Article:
Emily Karaka, Moe Mai Rā, Tohorā, 2021. Photograph by Samuel Hartnett, courtesy of the artist.

Another exploration of deep relationships is found in Moe Mai Rā, Tohorā. This lyrical work shows a tohorā, a whale, lying beneath Tāne Mahuta, the huge kauri in Waipoua Forest, further up the west coast of Te Ika-a-Māui. The tohorā, like the kauri, is an ancient and mighty being. In some accounts, the two are brothers, children of the god of the forest, Tāne Mahuta.[6] Tohorā bestowed on Kauri his scaly skin, while Kauri gave Tohorā his oil. Recently, whale blubber and bone have been posited as a potential treatment for kauri dieback.[7] Kauri and tohorā are our forebears, yet we have not always shown them due respect. The survival of both depends on our stewardship. It is a responsibility that Karaka feels and wants us all to feel.

I Bow My Head evokes an attitude of humility and of prayer. The painting centres on kauri, specifically those found at Parehuia. A small ‘67’ on the left-hand side marks the address of McCahon House on Otitori Bay Road. The number is attached to the sternpost of a waka that is also suggestive of a leaf-strewn way. (It is worth noting that both Te Kawerau ā Maki and Tāmaki Makaurau are sometimes referred to as Te Kei o Te Waka o Tainui, the stern of the Tainui waka.) As with Moe Mai Rā, Tohorā, the canvas is inscribed with a text of the artist’s own devising. Karaka describes what she sees around her: ‘The path covered with golden leaves and falling twigs no longer able to cling to blackend [sic] branches covered with grey green moss and your trunk splitting with no oxygen to breathe […]’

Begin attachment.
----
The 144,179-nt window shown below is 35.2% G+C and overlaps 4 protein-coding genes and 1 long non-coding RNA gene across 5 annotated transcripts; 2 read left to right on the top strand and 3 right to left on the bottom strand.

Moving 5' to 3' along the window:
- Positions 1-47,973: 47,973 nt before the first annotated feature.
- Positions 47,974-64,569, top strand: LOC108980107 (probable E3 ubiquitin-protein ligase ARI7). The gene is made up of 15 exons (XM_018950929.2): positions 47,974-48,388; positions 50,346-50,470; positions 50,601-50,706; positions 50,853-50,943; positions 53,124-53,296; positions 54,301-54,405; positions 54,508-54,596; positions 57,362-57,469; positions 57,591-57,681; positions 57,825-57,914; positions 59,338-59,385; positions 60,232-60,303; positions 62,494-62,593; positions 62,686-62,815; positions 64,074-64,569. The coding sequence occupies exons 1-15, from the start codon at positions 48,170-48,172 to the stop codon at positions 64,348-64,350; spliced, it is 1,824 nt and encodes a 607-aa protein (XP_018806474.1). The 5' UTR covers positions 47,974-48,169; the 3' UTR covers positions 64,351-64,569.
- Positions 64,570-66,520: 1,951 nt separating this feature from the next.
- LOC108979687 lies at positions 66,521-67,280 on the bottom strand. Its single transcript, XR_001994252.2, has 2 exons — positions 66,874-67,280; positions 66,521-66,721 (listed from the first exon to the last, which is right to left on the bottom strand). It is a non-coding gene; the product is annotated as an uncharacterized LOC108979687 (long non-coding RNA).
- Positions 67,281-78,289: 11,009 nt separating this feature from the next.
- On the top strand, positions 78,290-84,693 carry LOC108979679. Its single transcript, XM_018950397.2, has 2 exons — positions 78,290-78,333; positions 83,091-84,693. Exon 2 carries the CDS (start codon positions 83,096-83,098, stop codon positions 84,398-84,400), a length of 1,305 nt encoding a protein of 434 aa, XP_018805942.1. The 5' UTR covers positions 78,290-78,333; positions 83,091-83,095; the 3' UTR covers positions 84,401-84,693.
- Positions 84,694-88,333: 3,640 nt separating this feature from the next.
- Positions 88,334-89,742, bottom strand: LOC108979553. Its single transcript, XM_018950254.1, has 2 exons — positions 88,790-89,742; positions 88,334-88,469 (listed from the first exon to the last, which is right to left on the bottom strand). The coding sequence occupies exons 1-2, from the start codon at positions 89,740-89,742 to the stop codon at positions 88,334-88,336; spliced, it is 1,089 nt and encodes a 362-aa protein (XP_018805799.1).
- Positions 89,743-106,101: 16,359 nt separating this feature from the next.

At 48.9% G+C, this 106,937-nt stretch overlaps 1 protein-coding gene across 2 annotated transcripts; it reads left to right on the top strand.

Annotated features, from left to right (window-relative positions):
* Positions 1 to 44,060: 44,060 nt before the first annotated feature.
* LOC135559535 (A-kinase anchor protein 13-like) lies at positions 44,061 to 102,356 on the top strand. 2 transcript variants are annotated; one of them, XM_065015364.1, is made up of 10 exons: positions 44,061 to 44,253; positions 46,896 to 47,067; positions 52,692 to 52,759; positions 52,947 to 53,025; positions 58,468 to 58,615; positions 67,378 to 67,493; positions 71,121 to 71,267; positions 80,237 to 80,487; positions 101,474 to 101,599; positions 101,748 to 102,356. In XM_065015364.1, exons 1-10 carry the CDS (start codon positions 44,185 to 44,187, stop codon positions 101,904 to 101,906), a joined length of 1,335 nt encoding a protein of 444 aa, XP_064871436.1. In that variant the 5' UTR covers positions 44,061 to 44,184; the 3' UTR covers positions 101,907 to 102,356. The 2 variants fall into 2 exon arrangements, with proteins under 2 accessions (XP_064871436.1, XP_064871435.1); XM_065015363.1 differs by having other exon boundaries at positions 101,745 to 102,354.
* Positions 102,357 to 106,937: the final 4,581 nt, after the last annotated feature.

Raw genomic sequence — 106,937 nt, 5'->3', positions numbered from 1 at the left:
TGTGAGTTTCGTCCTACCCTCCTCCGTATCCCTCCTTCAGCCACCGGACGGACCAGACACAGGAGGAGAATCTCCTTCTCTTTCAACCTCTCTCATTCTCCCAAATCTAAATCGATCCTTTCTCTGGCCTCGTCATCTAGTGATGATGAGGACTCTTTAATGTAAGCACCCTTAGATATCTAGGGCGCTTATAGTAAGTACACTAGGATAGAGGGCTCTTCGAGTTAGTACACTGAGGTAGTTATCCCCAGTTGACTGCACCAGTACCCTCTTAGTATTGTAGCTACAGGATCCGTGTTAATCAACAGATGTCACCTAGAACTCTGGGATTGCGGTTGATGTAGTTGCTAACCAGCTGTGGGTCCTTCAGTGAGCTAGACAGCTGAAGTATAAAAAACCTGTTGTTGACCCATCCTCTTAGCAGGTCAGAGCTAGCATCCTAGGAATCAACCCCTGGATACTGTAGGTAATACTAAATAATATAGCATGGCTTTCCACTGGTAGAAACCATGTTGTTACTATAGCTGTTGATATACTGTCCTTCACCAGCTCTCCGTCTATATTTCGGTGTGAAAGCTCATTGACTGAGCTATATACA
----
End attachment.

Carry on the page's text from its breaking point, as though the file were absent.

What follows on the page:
Emily Karaka, I Bow My Head, 2021. Photograph by Samuel Hartnett, courtesy of the artist.

The kauri depicted bear trails of weeping resin. Karaka comments that the scars are like the threads of a korowai, a cloak. The work thus ties into her long-held interest in korowai and whāriki as emblems of complex, intertwined relationships, including those between different people and those between humans and the wider world in which we exist. The final lines of text read, ‘I bow my head … e atua … Parehuia’. The precise meaning of the closing ‘Parehuia’ is not clear. It might simply record the place where the invocation is being made. It might signal that the kauri and the ancestor are both being addressed or are being addressed as one. It might indicate that it is Parehuia who is uttering the words—Parehuia the whare, Parehuia the tupuna, Parehuia the tohunga mahi toi.

Emily Karaka

29 April to 13 June 2021
Tāmaki Makaurau Auckland

[1] Emily Karaka, ‘Tangi. Muriwai’, McCahon 100, McCahon House Trust, accessed 19 April 2021,

[2] See Mike Baker, Jennifer Valentino-DeVries, Manny Fernandez and Michael LaForgia, ‘Three Words. 70 Cases. The Tragic History of ‘I Can’t Breathe.’, New York Times, 29 June 2020, accessed 19 April 2021,

[3] Isiaha Barlow has observed that the elliptical structure and trees within it recall forms found in depictions of kauri by McCahon, such as Kauri trees (1954). These in turn echo forms in works by Piet Mondrian, such as Composition in Oval with Color Planes 1 (1914).

[4] See ‘Archaeological Assessment: Proposed National Erebus Memorial site, Dove-Myer Robinson Park’, Manatū Taonga Ministry for Culture and Heritage, updated 15 April 2021, accessed 19 April 2021,

[5] See, in particular, Native Land Court, Important Judgments Delivered in the Compensation Court and Native Land Court, 1866–1879 ([Auckland]: Published under the direction of the Chief Judge, Native Land Court, 1879), 64:

[6] Donna Kerridge, ‘What We Can Learn from the Stories of Kauri, Tohorā and Tīwaiwaka’, Spinoff, 3 December 2020, accessed 19 April 2021,

[7] D’Angelo Martin, ‘Traditional Māori Medicine Could Be a Cure for Kauri Dieback’, Stuff, 5 June 2019, accessed 19 April 2021,

Francis McWhannell Writer and curator


Francis McWhannell (b. 1985, Aotearoa New Zealand) is a writer and curator based in Tāmaki Makaurau Auckland. He is curator of the Fletcher Trust Collection, a major private collection of Aotearoa art founded in 1962.